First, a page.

A Global Economy: It’s almost trite to say that we now live and work in a global economy, but it is true – and Oregon has always been a state with a global view. We are #7 nationally in terms of reliance on exports. One third of the economic output in the Portland Metropolitan area relies upon exports. And with the rapid proliferation of the Internet we are more global than ever.

· Digitization: With the digitization of society, we are seeing the globalization of communications, commerce and entertainment. Organizations that are serious about competing in the instant-communication, digitized, global environment — are those who are willing to focus on the following factors;

· Invest in infrastructure;
1 Pay attention to factors which affect the time value of money;
2 Make lands available for industrial development and redevelopment; and
3 Investment in education and workforce and skills training.

In Oregon, we’re paying attention to all of these factors, because the bottom line question we ask ourselves is: How can we ensure that our companies compete and succeed in the global economy?

Under my administration, we’ve focused on partnering with Intel and others to make them successful here.

We are also aggressively working with businesses to help them transition their workforce as conditions and technology’s change – so their workforce has the skills they need to adapt to ever changing conditions.

What, exactly are we doing?

Regulatory Streamlining: Making “time is of the essence” a part of our regulatory process has been a major objective of my administrations approach to regulatory government. Whether it is a permit, license or some other governmental approval we want to reduce the time and paperwork involved in getting the project going. As an example, when I became Governor, some of our regulations that Intel complies with had a one-size-fits-all approach that treated the installation of Intel’s sophisticated equipment in their new D-1D facility here in Hillsboro, the same way as other commercial equipment such as air conditioners or air compressors that contained electrical components. Upon learning of this situation on one of my early trips to Santa Clara we turned our regulatory practice on its head and tailored the regulation to the technology.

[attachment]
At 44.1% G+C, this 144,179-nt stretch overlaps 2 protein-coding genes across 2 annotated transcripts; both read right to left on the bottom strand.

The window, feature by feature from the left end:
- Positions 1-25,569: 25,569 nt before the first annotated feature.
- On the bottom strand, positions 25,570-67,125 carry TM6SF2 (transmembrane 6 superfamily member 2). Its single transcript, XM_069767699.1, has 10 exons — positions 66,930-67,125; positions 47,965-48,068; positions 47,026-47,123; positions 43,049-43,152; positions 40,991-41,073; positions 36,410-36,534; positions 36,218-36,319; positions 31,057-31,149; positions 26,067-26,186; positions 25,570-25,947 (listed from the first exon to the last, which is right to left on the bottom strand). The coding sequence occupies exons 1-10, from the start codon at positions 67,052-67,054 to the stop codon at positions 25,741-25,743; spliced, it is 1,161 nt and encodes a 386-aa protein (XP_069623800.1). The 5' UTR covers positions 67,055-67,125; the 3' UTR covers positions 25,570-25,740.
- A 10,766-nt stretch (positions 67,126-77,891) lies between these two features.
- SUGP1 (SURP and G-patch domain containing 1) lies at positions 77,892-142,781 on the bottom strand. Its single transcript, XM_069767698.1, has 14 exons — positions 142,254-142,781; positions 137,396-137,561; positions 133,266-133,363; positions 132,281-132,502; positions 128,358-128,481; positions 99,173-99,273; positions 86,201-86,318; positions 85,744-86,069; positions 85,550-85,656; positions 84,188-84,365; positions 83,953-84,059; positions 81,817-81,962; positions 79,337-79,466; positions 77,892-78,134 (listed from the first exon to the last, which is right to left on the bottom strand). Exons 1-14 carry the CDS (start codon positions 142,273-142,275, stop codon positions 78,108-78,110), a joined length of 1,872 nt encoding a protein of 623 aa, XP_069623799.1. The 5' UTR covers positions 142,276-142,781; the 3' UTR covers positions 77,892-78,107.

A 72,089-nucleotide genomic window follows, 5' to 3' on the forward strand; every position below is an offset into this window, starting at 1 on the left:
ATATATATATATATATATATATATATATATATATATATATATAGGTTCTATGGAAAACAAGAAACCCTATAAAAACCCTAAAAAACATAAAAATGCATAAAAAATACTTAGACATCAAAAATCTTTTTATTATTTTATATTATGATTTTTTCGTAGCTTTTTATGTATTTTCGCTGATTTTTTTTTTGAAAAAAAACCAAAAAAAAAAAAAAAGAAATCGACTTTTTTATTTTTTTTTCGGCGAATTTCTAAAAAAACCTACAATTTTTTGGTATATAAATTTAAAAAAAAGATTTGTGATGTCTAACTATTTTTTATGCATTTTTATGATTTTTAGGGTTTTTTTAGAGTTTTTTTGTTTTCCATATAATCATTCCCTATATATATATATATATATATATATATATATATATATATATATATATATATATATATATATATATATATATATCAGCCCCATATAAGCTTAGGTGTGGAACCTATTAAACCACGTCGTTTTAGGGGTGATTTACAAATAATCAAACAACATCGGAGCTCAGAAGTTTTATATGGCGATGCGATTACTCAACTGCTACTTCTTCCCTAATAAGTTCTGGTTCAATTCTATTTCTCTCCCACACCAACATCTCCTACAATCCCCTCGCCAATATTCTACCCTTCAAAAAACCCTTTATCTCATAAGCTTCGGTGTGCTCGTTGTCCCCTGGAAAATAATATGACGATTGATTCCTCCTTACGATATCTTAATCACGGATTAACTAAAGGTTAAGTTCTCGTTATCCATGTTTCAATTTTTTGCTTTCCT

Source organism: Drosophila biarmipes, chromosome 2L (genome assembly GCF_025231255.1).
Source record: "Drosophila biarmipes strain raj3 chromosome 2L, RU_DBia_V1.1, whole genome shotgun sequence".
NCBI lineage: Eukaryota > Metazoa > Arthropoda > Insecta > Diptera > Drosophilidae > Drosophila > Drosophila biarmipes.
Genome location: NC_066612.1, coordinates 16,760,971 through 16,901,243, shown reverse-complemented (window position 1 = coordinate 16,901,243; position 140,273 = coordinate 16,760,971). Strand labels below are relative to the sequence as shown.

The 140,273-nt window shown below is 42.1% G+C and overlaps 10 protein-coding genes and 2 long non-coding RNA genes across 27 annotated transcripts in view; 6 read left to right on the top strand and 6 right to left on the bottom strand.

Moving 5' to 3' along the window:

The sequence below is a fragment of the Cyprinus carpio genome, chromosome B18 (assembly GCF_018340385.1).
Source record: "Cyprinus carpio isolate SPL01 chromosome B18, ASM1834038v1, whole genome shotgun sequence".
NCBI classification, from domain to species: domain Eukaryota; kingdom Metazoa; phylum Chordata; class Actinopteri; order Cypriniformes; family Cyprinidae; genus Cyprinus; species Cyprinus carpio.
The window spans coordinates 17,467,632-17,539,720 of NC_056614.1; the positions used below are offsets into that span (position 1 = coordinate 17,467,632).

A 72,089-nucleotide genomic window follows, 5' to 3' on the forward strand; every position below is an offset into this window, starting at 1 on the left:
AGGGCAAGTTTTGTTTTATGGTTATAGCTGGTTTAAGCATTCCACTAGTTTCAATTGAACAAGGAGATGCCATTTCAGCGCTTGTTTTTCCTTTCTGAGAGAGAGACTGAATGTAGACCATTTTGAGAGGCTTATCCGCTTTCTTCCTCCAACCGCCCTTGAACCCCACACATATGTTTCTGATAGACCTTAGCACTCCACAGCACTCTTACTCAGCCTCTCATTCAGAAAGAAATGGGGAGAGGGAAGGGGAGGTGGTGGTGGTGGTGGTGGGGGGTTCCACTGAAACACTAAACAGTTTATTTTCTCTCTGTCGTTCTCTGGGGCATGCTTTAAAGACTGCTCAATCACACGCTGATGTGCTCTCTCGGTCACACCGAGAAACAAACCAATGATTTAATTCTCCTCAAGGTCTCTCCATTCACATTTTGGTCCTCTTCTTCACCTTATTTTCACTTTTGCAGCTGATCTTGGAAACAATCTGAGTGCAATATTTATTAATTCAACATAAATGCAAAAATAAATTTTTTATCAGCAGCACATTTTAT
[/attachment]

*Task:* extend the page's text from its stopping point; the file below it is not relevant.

Utilization of a Single Sales Factor.

Open Source Technology Development: Google’s recent grant to Portland State University and Oregon State University for a joint open-technology center will focus on encouraging open source software and hardware development, developing academic curricula and providing computing infrastructure to open source projects worldwide.

· Oregon, Inc.: A partnership of industry – including Intel – government and education focused on:
· Statewide signature research centers.

1 Making it easier to commercialize research into products.
2 Increasing access to start-up capital for traded sector businesses.
3 Fostering the entrepreneurial and workforce talent for companies in innovative and global markets.

ONAMI: Secured $7 million with potential to generate up to $14 million for research.

Pacific Northwest National Lab (PNNL): Investing their capital in Oregon; bringing more than 20 PhDs to work with ONAMI.

· Industrial Lands:
· Certified 2,800 acres to allow projects to begin in 180 days.
1 Working to bring it down from 180 to 90.
2 Lured Google and Yahoo! here through my industrial lands program.

***

But Intel’s presence – and the strength of the entire technology industry – in Oregon transcends just high-tech.

This niche helps make the state competitive across the entire range of traded sector industries.

But in order to maintain this edge, we must make decisions today based on the impact they have on the future – which is why I have focused on shoring up our educational system in Oregon.

Education Enterprise – pre-K through graduate school and workforce training.
Better Schools – Bill Gates comment – we need to retool our high schools; make relevant to students; challenge students; prepare for what they need to know for the future (not keep teaching same as we have in the past).